Pruritus Ani



  • Intense anal/perianal itching and/or burning
  • Usually acute (defined as <6 weeks of symptoms)
  • Classified as primary (idiopathic) or secondary (25–75% of cases) to anorectal pathology



  • 1–5% of the general population
  • Predominant age: 30 to 50 years; although seen in all age groups
  • Predominant sex: male > female (4:1)

Difficult to estimate because many patients do not report symptoms; affects 1–5% of the population

Etiology and Pathophysiology

  • Multiple etiologies categorized by inflammatory, infectious, systemic, neoplastic, anorectal disorders, neuropathic, neurogenic, and psychogenic causes (1),(2)
  • Most cases are idiopathic (25–90%), which are likely due to trauma from wiping or scratching and perianal fecal contamination.
    • Soilage can be due to an abnormality of rectoanal inhibitory reflex and a lower threshold or transient internal anal sphincter relaxation.
  • Depending on underlying etiology, itch pathway may be histamine mediated or nonhistamine mediated (1).
  • Pruritus ani is typically intensely perceived by the patient due to dense innervation.
  • Etiologies of secondary pruritus ani:
    • Inflammatory dermatologic diseases:
      • Allergic contact dermatitis (soaps, perfumes, or dyes in toilet paper, topical anesthetics, oral antibiotics)
      • Atopic dermatitis ± lichen simplex chronicus (Patients may also have asthma and/or eczema.)
      • Psoriasis (Lesions tend to be poorly demarcated, pale, and nonscaling.)
      • Seborrheic dermatitis
      • Scleroderma
      • Lichen planus (may be seen in patients with ulcerative colitis and myasthenia gravis)
      • Hidradenitis suppurativa
      • Radiation dermatitis (2)
    • Colorectal/anorectal diseases: rectal prolapse, hemorrhoids, fissures or fistulas, proctitis, chronic diarrhea/constipation, polyps
    • Infectious etiologies may be sexually transmitted: bacteria (gonorrhea, chlamydia, syphilis), viruses (herpes simplex virus [HSV], condyloma acuminata from human papillomavirus [HPV], molluscum), parasites (pinworms, lice, scabies, or bed bugs), fungi (Candida or dermatophytes like tinea); other bacteria (Staphylococcus aureus, β-hemolytic Streptococcus, Corynebacterium minutissimum [erythrasma]) (2)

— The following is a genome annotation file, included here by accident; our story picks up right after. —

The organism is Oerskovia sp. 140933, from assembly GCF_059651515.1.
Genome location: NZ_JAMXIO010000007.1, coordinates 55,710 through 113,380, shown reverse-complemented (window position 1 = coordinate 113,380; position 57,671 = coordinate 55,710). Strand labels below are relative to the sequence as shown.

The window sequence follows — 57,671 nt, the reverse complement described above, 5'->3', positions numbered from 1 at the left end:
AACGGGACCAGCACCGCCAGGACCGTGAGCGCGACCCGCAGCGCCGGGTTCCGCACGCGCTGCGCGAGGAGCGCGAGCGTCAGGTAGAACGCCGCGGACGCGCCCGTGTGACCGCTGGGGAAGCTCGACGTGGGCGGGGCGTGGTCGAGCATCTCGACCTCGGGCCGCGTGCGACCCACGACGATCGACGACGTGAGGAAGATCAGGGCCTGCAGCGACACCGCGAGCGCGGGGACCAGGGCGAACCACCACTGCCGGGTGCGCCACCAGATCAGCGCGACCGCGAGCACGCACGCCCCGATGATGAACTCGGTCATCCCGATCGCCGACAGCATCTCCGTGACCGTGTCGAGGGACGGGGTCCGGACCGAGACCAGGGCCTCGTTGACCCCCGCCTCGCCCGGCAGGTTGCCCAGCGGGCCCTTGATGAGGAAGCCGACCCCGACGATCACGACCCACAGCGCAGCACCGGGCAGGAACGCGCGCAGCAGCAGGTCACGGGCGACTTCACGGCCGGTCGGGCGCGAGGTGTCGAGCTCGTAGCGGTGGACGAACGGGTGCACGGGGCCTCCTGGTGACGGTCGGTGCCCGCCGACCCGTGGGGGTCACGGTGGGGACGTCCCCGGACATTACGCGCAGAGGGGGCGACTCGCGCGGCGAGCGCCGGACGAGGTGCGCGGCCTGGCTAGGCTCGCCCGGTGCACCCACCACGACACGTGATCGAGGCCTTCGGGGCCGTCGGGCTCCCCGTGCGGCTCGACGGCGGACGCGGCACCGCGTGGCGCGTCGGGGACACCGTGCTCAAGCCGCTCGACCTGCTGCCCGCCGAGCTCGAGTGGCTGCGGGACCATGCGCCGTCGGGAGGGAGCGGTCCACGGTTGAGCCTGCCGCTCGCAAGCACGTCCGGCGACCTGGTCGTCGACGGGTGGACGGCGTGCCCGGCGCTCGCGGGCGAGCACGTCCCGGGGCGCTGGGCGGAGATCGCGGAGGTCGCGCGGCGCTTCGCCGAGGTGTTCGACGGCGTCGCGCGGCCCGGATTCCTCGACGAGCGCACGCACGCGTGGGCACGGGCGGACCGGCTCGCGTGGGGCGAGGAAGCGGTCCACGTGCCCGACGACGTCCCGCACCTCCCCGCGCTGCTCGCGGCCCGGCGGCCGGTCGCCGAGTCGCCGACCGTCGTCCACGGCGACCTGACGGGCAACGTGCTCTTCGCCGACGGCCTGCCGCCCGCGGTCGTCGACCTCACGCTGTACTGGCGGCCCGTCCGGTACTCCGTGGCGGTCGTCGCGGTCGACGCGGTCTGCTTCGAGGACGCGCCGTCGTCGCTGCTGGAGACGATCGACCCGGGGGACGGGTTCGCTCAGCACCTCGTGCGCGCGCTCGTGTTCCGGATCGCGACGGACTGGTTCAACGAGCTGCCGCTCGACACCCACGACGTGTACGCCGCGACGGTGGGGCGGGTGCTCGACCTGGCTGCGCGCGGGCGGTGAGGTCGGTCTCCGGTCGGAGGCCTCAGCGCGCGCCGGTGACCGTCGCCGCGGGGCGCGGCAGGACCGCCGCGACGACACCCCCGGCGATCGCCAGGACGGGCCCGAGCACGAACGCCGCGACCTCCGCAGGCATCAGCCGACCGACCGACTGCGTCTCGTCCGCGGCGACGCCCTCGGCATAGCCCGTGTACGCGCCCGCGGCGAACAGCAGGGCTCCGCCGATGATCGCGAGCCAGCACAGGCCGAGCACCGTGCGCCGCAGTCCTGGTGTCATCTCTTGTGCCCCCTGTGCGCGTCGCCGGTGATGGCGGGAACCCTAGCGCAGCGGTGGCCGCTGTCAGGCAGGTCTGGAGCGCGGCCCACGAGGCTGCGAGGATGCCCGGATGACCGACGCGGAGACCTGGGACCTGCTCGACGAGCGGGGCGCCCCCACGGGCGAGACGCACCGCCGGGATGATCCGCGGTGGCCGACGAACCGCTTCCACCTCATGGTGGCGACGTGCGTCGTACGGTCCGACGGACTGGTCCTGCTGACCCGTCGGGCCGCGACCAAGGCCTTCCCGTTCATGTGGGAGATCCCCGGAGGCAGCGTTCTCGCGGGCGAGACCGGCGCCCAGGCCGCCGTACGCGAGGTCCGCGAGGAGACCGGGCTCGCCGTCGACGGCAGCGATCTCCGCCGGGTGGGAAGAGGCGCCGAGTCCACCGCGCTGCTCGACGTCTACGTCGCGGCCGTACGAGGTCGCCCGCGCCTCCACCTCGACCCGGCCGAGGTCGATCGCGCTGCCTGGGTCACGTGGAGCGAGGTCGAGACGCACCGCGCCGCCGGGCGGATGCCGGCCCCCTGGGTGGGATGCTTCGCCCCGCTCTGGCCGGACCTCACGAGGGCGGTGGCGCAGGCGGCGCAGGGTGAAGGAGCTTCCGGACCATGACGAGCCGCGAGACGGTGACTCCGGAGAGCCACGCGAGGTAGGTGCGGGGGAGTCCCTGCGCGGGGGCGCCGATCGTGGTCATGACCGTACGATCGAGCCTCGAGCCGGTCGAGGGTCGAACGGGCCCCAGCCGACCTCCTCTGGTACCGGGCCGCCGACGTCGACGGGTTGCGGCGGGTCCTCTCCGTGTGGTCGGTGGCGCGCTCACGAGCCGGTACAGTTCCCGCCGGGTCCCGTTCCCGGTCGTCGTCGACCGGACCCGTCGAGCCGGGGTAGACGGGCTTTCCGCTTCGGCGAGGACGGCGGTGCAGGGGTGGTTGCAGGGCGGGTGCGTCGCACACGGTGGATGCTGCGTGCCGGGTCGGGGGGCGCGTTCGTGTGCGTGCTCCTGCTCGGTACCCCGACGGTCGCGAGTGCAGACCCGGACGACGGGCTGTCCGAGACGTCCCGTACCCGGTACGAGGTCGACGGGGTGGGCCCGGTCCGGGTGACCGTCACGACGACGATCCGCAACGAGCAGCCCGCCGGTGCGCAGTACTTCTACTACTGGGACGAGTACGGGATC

• Malignancies: melanoma, basal cell/squamous cell carcinoma, colorectal cancer, leukemia, lymphoma, or (uncommon) the presenting symptom of Bowen or Paget disease
    • Mechanical factors: vigorous cleaning and scrubbing, tight-fitting clothes, synthetic undergarments
    • Systemic diseases (often presents as generalized pruritus): diabetes mellitus (most common), cholestasis, chronic liver disease, renal failure, hyperthyroidism, anemia, HIV, vitamin or iron deficiencies, lumbosacral radiculopathy (particularly in the elderly)
    • Chemical irritants: local anesthetics, chemotherapy, diarrhea (often from antibiotic use)
    • Dietary elements (citrus, milk products, coffee, tea, cola, chocolate, beer, wine, tomatoes, nuts)
    • Psychogenic factors: anxiety–itch–anxiety cycle

Risk Factors

  • Obesity
  • Excess perianal hair growth and/or perspiration
  • Underlying anorectal pathology
  • Atopic disease
  • Underlying anxiety disorder
  • Caffeine intake has been correlated with symptoms.

General Prevention

  • Good perianal hygiene; avoid overzealous cleaning.
  • Avoid mechanical irritation of skin (vigorous cleaning or rubbing with dry toilet paper or baby wipes, harsh soaps or perfumed products, excessive scratching with fingernails, or tight/synthetic undergarments).
  • Minimize moisture in perianal area (absorbent cotton in anal cleft may help keep area dry).
  • Avoid laxative use (loose stool is an irritant).

Commonly Associated Conditions

  • Psoriasis is seen in 5–55% of patients with pruritus ani.
  • Coexisting anorectal disease, such as hemorrhoids, can be seen in up to 52% of patients with pruritus ani.

There's more to see -- the rest of this topic is available only to subscribers.